In Memoriam 1942 – 2013 “Roger Ebert loved movies.”

RogerEbert.com

Thumb can forgive

Can You Ever Forgive Me?

Can You Ever Forgive Me? comes from a place of understanding and love that few other biopics do, and it makes this difficult character a…

Thumb halloween poster

Halloween

Do you know the biggest sin of the new Halloween? It’s just not scary. And that’s one thing you could never say about the original.

Other Reviews
Review Archives
Thumb xbepftvyieurxopaxyzgtgtkwgw

Ballad of Narayama

"The Ballad of Narayama" is a Japanese film of great beauty and elegant artifice, telling a story of startling cruelty. What a space it opens…

Other Reviews
Great Movie Archives

Reviews

If It's Tuesday, This Must Be Belgium

If It's Tuesday, This Must Be Belgium Movie Review
  |  

Someone -- Mark Twain? -- once said that the American tourist believes English can be understood anywhere in the world if it's spoken loudly and slowly enough. To this basic item of folklore, other characteristics of the typical American tourist have been added from year to year: He wears sunglasses, Bermuda shorts and funny shirts. He has six cameras hanging around his neck. He orders hamburgers in secluded little Parisian restaurants. He talks loudly, and the female of his species is shrill and critical. He is, in short, a plague.

Advertisement

This sort of American tourist does still exist, but in much smaller numbers. My observation during several visits to Europe is that the American tourist has become poorer and younger than he used to be, and awfully self-conscious about being an American. On the average, he's likely to be quieter and more tactful than the average German or French tourist (who doesn't have to prove anything).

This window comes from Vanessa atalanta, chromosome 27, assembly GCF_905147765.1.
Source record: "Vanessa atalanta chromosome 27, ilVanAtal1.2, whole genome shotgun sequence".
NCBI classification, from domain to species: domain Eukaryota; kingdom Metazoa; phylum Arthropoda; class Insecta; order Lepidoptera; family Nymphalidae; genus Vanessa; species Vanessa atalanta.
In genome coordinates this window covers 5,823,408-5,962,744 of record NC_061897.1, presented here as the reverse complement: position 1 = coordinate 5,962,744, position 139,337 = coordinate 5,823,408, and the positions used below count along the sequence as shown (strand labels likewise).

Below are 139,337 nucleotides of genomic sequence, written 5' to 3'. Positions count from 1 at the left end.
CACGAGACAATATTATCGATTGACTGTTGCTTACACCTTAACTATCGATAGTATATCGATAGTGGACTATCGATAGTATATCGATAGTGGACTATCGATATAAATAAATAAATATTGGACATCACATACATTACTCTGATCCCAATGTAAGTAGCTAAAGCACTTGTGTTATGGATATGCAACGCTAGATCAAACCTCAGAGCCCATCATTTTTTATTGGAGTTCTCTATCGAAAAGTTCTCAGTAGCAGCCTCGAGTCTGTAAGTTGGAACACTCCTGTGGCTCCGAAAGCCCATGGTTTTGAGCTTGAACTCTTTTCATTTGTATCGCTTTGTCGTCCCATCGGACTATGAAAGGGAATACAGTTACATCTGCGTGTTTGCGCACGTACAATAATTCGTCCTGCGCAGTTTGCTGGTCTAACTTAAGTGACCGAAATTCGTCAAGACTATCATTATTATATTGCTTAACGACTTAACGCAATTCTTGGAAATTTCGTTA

The interesting thing about "If It's Tuesday, This Must Be Belgium" is that it depicts this new American tourist. That's amazing because movies of this sort usually tend to be 10 years behind the times, and I went expecting another dose of the Bermuda shorts syndrome. "If It's Tuesday" isn't a great movie by any means, but it manages to be awfully pleasant. I enjoyed it more or less on the level I was intended to, as a low-key comedy presenting a busload of interesting actors who travel through England, Belgium, Germany and Italy on one of those whirlwind tours.

There is a lot of scenery, but not too much, and some good use of locations in Venice and Rome. There are also some scenes that are better than they should be because they're well-acted. Murray Hamilton is in a lot of these scenes, and they're reminders that he has been in a disproportionate number of the best recent comedies: "The President's Analyst," "Two for the Road" and "The Graduate" (he was Mr. Robinson).

Norman Fell, a dour-voiced man with the face of a loyal beagle, is also put to good use. And Suzanne Pleshette demonstrates once again that she's a better actress than we remember. Somehow she's gotten associated with old Troy Donahue movies (in my mind, at least). But in fact she's not only good looking but has a most interesting voice and a sharp screen presence. She plays a part that's almost obligatory in a movie like this: the American girl who falls in love with the tour guide.

The love scenes are a little soupy, but Sandy Baron has a hilarious scene as the Italian-American who nearly gets married to an unmarriageable cousin during a visit with relatives in Venice. There are also funny vignettes of a tourist who keeps photographing pretty girls and another one who steals everything in sight. And it all adds up to not much, maybe, except a pleasant way to spend an evening.

Popular Blog Posts

Who do you read? Good Roger, or Bad Roger?

This message came to me from a reader named Peter Svensland. He and a fr...

Netflix’s Terrifying, Moving The Haunting of Hill House is Essential Viewing

A review of Mike Flanagan's new horror series based on the Shirley Jackson novel, The Haunting of Hill House.

Always Leave 'Em Laughing: Peter Bogdanovich on Buster Keaton, superheroes, television, and the effect of time on movies

Peter Bogdanovich, film historian and filmmaker, talks about Buster Keaton, the subject of his new documentary.

Why The Godfather, Part II is the Best of the Trilogy

A look back at one of the best films of all time.

Reveal Comments
comments powered by Disqus